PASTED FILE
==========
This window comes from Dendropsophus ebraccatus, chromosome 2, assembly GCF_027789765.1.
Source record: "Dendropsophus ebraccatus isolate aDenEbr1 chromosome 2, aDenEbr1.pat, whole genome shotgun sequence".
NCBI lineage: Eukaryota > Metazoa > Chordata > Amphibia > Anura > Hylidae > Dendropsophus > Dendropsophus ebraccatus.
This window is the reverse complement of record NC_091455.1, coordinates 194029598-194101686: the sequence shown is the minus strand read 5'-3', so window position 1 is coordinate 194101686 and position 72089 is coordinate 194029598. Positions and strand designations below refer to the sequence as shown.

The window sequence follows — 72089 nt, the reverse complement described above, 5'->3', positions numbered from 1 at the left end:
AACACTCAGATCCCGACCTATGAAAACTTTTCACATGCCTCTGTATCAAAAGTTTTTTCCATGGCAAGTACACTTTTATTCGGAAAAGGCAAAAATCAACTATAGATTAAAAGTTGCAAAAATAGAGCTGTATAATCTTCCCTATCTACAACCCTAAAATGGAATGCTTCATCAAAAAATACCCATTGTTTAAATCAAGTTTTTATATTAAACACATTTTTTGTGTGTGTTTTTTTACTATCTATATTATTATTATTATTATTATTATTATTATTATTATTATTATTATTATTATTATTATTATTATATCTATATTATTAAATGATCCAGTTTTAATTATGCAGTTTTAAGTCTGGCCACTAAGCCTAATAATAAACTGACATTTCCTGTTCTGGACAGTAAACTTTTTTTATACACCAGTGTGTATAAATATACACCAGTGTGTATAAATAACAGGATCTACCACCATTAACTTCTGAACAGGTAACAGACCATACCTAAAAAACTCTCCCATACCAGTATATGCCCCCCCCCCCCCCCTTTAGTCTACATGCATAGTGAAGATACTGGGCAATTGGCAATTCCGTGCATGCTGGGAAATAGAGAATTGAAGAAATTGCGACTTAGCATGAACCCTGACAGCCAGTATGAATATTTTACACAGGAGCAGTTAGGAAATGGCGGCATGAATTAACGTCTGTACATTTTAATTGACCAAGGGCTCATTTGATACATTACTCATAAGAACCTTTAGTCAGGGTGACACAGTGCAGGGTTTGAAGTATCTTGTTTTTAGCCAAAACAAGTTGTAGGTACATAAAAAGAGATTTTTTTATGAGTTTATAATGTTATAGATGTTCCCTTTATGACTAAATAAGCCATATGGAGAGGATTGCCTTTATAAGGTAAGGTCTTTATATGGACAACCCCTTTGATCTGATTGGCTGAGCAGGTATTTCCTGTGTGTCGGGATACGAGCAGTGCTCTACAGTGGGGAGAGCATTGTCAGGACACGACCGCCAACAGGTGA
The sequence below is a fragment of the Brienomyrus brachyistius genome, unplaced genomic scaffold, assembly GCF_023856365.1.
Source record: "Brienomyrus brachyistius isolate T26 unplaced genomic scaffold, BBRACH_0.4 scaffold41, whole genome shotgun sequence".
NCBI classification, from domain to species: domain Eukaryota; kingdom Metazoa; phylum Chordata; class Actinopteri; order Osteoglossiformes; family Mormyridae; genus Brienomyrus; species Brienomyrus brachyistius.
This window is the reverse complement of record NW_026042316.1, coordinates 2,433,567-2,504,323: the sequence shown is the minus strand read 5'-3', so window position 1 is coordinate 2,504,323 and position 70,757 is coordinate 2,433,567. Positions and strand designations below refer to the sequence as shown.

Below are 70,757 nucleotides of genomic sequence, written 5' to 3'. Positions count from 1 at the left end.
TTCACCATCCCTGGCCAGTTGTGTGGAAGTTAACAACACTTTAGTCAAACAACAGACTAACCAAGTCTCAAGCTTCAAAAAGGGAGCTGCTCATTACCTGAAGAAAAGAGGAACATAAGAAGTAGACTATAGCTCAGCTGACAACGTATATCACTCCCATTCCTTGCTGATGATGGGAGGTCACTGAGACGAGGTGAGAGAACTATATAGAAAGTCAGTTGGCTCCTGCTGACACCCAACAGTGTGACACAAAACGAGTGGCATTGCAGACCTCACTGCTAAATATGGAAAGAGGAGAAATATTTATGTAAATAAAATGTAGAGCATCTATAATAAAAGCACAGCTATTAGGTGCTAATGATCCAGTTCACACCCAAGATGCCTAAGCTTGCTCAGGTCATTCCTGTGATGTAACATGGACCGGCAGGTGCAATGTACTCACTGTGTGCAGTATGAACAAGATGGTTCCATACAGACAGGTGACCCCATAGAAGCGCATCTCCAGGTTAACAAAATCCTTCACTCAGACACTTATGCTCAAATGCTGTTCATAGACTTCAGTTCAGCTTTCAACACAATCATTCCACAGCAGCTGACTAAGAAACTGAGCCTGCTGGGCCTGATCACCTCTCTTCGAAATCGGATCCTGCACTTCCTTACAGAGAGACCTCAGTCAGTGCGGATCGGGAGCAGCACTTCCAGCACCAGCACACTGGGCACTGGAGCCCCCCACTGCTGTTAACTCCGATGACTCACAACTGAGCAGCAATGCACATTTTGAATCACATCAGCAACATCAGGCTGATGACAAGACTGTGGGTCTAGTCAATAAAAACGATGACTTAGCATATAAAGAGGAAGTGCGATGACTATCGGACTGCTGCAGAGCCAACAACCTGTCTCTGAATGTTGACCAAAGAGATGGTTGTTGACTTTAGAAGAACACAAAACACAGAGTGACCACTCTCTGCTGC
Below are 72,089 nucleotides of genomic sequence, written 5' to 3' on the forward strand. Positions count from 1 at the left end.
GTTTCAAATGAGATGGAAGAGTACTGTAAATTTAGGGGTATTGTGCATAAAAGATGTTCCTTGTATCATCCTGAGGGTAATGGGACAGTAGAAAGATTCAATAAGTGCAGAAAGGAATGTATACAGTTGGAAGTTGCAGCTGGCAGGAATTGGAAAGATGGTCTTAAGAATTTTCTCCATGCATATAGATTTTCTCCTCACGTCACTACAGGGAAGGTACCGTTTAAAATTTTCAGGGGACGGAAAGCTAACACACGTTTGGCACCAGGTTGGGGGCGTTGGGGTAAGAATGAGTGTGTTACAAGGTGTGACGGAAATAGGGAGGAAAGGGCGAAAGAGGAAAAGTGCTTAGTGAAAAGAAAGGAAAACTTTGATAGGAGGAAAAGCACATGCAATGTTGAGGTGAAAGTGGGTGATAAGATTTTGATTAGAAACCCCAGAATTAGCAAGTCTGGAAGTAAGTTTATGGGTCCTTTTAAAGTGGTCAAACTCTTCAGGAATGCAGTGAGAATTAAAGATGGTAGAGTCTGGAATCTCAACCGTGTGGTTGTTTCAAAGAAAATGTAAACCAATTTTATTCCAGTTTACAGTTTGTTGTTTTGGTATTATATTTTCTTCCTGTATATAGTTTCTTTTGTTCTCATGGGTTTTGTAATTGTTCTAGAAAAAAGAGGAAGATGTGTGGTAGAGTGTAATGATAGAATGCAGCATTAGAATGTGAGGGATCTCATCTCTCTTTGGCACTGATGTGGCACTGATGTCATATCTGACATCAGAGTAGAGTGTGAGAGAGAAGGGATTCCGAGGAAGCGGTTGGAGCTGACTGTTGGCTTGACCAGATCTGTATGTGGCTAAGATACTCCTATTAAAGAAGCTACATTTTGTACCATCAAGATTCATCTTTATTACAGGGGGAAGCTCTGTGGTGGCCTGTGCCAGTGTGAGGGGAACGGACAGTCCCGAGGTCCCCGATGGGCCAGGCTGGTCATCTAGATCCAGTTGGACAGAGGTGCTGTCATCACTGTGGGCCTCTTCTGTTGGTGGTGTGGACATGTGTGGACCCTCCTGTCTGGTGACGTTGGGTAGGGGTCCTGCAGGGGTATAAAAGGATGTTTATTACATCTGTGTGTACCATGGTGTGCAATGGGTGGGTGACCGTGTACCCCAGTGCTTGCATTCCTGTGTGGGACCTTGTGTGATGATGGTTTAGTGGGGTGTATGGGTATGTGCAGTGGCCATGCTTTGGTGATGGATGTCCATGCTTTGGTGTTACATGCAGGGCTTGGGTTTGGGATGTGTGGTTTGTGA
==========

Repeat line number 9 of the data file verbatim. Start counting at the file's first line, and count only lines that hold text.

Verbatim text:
NCBI classification, from domain to species: domain Eukaryota; kingdom Metazoa; phylum Chordata; class Actinopteri; order Osteoglossiformes; family Mormyridae; genus Brienomyrus; species Brienomyrus brachyistius.